Garut was well known before World War II, being a hill station for the Dutch elite of the region. The legendary film star Charlie Chaplin is said to have visited Garut twice. He is reported to have visited in 1927 and 1935, staying at the Grand Hotel Ngamplang in Cilawu region, a hilly resort around 3.4 kilometers from the city center.
The modern history of Garut started on March 2, 1811 when Balubur Limbangan Regency was dissolved by Governor General Herman Willem Daendels, because the area’s production of coffee had decreased and the Regent, Tumenggung Wangsakusumah II had refused a command to plant indigo. Balubur Limbangan Regency then comprised 6 districts: Balubur, Malangbong, Wanaraja, Wanakerta, Cibeureum and Papandak.
The Limbangan Regency, which has now become the Garut Regency, was founded by Lieutenant-Governor Stamford Raffles on 16 February 1813. RAA. Adiwijaya, who governed from the 1813 until 1821, was the first Regent of the Garut Regency. He was well known as Dalem Cipeujueh. The town of Suci was originally the capital of the new Limbangan Regency. However it was thought that Suci did not meet the requirements of a capital because the area was crowded and quite narrow.
Regarding this matter, Regent Limbangan Adipati Adiwijaya formed a committee to find a suitable place for the capital of the Regency. In the beginning, the committee found Cimurah, about 3 km to the East Suci (currently the village is known by the name of Pidayeuheun Village). However, in this place clean water was difficult to obtain so the place not regarded as suitable to become the capital. The committee then decided that a suitable place was about 5 km to west of Suci. In addition to fertile land, the place has a spring that flows to the River Cimanuk and beautiful scenery, surrounded by mountains, like Mount Cikuray, Mount Papandayan, Mount Guntur, Mount Galunggung, Mount Talaga Bodas, Kandangwesi and Mount Karacak.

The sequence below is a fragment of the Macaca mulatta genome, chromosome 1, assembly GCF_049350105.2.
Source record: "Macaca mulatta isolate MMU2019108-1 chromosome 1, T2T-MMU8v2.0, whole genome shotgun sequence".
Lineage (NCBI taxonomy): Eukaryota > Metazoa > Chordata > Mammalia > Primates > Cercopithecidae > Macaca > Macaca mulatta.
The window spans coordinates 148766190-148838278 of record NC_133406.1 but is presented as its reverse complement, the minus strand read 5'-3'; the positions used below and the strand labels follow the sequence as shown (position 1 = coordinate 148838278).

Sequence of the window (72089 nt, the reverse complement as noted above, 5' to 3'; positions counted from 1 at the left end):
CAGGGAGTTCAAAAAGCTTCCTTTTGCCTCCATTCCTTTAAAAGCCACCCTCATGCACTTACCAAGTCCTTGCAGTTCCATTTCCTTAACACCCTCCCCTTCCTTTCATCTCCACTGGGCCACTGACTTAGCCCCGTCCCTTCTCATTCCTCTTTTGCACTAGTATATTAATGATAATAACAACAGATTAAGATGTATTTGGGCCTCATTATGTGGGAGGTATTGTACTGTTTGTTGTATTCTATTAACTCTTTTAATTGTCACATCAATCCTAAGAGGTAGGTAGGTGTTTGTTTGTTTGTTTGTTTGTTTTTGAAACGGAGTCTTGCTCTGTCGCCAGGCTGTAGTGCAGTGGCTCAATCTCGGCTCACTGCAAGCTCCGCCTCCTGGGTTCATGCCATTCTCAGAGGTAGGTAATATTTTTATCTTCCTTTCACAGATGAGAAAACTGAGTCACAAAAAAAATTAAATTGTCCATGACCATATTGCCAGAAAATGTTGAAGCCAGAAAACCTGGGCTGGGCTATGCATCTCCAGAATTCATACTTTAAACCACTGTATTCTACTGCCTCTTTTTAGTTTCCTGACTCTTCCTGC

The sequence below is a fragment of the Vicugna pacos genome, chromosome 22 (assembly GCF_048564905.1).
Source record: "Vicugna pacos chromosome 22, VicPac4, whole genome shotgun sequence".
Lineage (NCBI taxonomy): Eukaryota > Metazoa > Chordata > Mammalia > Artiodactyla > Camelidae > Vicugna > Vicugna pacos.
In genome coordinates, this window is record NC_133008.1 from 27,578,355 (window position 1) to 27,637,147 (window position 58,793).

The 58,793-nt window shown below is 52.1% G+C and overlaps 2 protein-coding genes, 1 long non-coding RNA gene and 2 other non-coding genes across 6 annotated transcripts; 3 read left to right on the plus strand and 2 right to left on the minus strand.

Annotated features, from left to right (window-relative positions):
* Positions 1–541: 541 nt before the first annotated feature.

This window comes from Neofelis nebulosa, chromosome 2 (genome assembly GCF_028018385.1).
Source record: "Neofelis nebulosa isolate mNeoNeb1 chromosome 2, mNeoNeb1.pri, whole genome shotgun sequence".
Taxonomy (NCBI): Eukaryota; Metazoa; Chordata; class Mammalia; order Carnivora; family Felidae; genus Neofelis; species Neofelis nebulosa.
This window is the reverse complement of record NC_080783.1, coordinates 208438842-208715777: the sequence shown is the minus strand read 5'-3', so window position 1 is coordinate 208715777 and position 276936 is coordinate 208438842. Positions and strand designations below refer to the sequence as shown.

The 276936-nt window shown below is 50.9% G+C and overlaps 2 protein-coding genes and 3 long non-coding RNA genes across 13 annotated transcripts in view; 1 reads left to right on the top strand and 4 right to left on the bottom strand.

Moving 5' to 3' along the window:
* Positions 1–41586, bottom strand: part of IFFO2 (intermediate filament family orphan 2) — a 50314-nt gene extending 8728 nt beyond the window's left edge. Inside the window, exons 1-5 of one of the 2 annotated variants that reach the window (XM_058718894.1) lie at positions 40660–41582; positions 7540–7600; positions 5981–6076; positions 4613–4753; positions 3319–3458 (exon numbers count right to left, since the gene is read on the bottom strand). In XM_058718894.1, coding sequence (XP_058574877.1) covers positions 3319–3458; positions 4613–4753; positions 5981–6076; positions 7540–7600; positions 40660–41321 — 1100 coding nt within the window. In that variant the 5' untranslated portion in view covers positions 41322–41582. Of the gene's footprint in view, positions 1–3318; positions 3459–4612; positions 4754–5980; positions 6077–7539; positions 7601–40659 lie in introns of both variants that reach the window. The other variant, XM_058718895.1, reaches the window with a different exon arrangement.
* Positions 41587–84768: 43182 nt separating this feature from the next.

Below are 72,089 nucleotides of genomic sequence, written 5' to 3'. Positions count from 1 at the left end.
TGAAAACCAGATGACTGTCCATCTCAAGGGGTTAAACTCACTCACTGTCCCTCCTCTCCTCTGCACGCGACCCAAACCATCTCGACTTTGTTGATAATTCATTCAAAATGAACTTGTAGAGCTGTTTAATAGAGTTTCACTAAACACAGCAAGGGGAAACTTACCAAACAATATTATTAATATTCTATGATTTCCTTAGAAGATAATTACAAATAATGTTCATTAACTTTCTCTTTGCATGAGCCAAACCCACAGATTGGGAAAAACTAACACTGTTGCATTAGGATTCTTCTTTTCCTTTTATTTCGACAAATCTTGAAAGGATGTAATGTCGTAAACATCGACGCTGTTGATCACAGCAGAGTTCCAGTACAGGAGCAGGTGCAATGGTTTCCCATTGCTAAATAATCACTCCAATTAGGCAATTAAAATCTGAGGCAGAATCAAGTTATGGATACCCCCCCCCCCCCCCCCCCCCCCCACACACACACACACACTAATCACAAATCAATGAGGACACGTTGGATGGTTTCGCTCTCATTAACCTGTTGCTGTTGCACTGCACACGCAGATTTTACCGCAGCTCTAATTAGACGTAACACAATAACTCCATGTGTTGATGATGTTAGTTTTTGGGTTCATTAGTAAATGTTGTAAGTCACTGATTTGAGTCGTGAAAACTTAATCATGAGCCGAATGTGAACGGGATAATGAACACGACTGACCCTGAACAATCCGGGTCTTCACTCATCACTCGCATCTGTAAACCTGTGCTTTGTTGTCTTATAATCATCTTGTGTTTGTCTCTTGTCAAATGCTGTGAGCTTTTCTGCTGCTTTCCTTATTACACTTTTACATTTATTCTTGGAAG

When the site was first found, there was a spring nearby that was said to have been surrounded by a small pond closed off by thorny scrub. According to local stories, one person in the group had his hands badly scratched by the thorns. A European in the team asked about the bleeding and was told that the problem was “kakarut!” The answer was misheard by the European visitor as “gagarut” rather than “kakarut”. Team members of the committee thus named the thorny plant “Ki Garut” and the pond was named “Ci Garut” (the location of this pond now was occupied by SLTPI, SLTPII, and SLTP IV Garut buildings). The area around the pond was named “Garut”. The name of “Garut” was approved by Regent Limbangan Adipati Adiwijaya to be made the Capital of the Limbangan Regency.
On 15 September 1813 the development of capital facilities and infrastructure, such as residence, the hall, office assistant resident, mosques, and square was started. In front of the hall, between the town square and the hall was gotten by “Babancong” where the Regent as well as the official of the other government gave the speech in front of the public. After the place was completed earlier, the Capital of the Limbangan Regency moved from Suci to Garut around 1821. Based on the Governor General Decree No: 60 dated May 7, 1913, the name of the Limbangan Regency was replaced to the Garut Regency and had a capital the Garut city on July 1, 1913. At that time, the Regent was RAA is Wiratanudatar (1871–1915). Garut city at that time covering the three villages, namely Kota Kulon (West City) village, the Kota Wetan (East City) Village, and Margawati Village. The Garut Regency covered Garut districts, Bayongbong, Cibatu, Tarogong, Leles, Balubur Limbangan, Cikajang, Pakenjeng, Bungbulang and Pameungpeuk. In the year 1915, RAA Wiratanudatar replaced by his nephew of Adipati Suria Karta Legawa (1915–1929). On August 14, 1925, a decision based on the Governor General, Garut Regency government passed a stand-alone.